Aly asked in PetsOther - Pets · 4 years ago

How to protect my carpet from bunny?

I want to put my bunny in a bigger house since the one he came with when I first got him is so tiny. I play on making him one with storage cubes and zip ties which I ve seen many online tutorials for. It seems everyone though has wood floors but my bunny is in my room and I have carpet. What is the best thing to put down to protect the carpet from poop, and other things. My bunny is somewhat litter trained.

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  • 4 years ago
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    Once your bunny is fully litter trained, the carpet should not be an issue. Many bunnies have a hard time walking on hard wood floors anyway because they are so slick. (same goes for tile) I've had some rabbits have little difficulty on solid floors while others refused to walk on it at all.

    The ideal flooring would be carpet and I've had many-a-rabbit on carpet. I even used it inside my NIC (cube) cages.

    That said, there are some bunnies that decide carpet is great for chewing. That would be the bigger concern. A fixed rabbit is less likely to chew carpet. Of all the rabbits I've had, though, only one chewed carpet.

    My site will show more samples of bunnies having no problem on carpet. However, once you get the new cage built, I suggest that you don't allow bunny out in your room all at once. Use an exercise pen (or extra grids) to create a smaller space around the cage door. I explain all this on my site under 'litter training.' Roaming space for a bunny needs to be expanded gradually so that potty accidents don't happen. Eventually, he can have the whole space. Please be sure to read that portion of my site to minimize potty problems.

    As for the poos, they don't cause any problems on carpet. Poos are dry and odor free and easy enough to sweep up. It's the urine that no one wants on carpet. But once litter trained, there should be no urine accidents IF the gradual procedure for roaming (described on my site) is followed.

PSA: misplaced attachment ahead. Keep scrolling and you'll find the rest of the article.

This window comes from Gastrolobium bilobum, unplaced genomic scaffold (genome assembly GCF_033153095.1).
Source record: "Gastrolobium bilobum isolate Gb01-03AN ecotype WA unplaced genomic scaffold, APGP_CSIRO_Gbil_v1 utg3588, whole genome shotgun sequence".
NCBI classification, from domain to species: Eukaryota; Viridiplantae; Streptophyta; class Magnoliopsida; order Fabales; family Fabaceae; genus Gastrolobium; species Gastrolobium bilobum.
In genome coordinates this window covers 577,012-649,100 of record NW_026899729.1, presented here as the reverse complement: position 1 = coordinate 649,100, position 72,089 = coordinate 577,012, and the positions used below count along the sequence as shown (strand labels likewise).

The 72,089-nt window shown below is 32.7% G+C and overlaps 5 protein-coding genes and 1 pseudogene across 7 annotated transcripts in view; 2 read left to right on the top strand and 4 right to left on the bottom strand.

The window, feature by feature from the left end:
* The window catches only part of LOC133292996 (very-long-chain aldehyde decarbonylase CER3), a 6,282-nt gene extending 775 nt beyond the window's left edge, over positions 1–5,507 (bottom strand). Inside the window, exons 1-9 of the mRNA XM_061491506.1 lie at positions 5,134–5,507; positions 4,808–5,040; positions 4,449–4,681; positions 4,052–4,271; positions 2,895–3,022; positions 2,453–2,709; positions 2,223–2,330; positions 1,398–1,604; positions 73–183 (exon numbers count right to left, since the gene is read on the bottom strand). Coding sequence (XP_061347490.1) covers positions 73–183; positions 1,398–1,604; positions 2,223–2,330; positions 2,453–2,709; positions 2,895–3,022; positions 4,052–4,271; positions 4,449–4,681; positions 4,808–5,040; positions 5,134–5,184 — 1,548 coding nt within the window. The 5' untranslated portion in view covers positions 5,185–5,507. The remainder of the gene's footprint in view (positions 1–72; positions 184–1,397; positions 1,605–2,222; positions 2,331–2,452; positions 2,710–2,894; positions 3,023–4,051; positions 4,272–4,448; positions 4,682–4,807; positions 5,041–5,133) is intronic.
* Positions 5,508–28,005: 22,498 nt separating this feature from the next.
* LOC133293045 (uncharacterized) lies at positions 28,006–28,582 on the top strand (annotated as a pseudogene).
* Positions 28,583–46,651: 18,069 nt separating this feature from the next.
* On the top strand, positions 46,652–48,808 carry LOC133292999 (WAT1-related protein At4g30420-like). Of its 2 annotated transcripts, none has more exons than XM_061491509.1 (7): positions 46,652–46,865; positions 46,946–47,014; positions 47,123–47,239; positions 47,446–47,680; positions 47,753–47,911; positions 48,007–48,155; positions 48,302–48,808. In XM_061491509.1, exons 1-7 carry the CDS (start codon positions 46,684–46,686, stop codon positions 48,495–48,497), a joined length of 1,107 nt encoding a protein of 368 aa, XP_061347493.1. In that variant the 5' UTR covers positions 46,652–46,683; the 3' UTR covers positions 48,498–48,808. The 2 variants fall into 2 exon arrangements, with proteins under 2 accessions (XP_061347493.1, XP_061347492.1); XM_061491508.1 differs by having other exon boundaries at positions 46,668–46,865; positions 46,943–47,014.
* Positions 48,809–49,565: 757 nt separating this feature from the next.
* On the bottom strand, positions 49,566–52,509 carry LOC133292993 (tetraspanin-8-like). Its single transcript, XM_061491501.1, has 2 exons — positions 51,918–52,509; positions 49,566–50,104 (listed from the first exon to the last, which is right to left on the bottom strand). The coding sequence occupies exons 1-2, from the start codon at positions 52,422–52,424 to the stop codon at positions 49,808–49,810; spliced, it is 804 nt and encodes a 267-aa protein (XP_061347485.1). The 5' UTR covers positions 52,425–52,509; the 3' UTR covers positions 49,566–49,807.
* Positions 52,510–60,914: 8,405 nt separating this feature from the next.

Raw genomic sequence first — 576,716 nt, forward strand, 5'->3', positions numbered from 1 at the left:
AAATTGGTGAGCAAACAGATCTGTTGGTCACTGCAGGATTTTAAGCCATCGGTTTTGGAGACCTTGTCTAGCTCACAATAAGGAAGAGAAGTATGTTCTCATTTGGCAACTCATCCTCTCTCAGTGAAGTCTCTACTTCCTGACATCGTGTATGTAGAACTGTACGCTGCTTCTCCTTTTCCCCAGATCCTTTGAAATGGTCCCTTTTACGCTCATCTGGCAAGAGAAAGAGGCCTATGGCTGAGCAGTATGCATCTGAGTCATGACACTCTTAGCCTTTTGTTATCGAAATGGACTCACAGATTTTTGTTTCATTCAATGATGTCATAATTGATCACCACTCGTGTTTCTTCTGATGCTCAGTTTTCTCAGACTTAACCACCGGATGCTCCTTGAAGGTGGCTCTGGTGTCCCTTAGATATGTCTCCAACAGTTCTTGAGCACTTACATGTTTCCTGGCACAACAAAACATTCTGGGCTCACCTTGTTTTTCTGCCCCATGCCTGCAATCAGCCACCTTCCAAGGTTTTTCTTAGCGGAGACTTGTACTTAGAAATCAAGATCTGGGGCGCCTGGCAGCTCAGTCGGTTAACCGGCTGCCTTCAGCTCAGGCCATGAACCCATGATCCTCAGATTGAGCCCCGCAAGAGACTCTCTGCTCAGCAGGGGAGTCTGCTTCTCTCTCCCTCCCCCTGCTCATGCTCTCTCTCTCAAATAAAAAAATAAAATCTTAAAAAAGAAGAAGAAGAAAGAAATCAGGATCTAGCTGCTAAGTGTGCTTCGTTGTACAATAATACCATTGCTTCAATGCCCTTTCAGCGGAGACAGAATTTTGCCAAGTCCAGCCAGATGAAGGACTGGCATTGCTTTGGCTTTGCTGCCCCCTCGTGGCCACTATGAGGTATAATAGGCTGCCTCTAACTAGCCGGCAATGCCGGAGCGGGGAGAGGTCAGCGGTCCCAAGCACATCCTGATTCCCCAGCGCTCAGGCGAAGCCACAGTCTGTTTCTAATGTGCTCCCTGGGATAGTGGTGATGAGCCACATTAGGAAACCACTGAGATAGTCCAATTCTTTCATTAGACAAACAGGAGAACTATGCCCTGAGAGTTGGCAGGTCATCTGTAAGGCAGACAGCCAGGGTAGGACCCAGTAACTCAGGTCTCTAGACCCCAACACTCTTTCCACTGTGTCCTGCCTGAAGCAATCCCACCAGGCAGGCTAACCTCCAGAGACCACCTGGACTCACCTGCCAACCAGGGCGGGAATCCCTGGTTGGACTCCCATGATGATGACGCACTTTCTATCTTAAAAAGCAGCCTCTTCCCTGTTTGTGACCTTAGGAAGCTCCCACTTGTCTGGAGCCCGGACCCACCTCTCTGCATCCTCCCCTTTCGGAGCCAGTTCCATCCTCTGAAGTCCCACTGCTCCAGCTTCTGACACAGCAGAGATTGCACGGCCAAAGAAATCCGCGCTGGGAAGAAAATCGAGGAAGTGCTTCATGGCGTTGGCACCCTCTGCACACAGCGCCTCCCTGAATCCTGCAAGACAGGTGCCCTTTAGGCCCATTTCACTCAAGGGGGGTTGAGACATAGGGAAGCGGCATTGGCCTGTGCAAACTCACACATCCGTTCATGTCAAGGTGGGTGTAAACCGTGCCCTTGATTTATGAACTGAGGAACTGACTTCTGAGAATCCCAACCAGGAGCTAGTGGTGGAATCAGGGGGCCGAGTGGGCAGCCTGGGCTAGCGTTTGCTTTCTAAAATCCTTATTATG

While you are still in the training stage with bunny (especially if he isn't yet fixed because rabbits often forget their litter training habits when hormones activate), then you can temporarily protect your carpet. During training when you are still limiting that roaming space, you could just put down a heavy duty plastic tarp and cover it with a cheap fleece blanket ($3 at Wal-Mart). There are photos of this on my site as well.

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    Source(s): http://rabbitsindoors.weebly.com (my website)
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  • Ocimom
    Lv 7
    4 years ago

    You can't. Rabbits and carpet don't go together. NO rabbit can be fully litter pan trained and the rabbit will pee and poop on the carpet. Its almost imposssible to get cat urine out out of carpet, probably just as bad with a rabbit.

    I don't agree with keeping a rabbit inside all the time. They should have a nice hutch for outside and limited time inside. Rabbits are chewers and you have to be careful what you give them to be around or play with.

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    • defend liberty
      Lv 7
      4 years agoReport

      indoor rabbits since the late 1980s. Even some of my cages had carpet on the upper levels -- never any peeing. I am among many that can say that my rabbits do not and have not peed on my carpet.

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  • Riley
    Lv 4
    4 years ago

    I have a trash bag under mine with a towel on top so he doesn't slip, but if you don't have a big enough towel to tuck under the corners it will be pointless as he will only dig them up.

    I suggest litter training him before you move him. You can't do this until he's fixed but I'm sure 90% of the people you've seen on the Internet had their rabbits litter trained so it wasn't a problem.

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  • 4 years ago

    A lot of people use a standard plastic child's wading pool, you can slide it under your bed for storage.

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  • Amber
    Lv 7
    4 years ago

    Put a tarp down or something until you have him litter trained.

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  • 4 years ago

    Linoleum, vinyl, coroplast, tarp, shower curtain liner.

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  • Anonymous
    4 years ago

    Roll it up and leave it in the garage!

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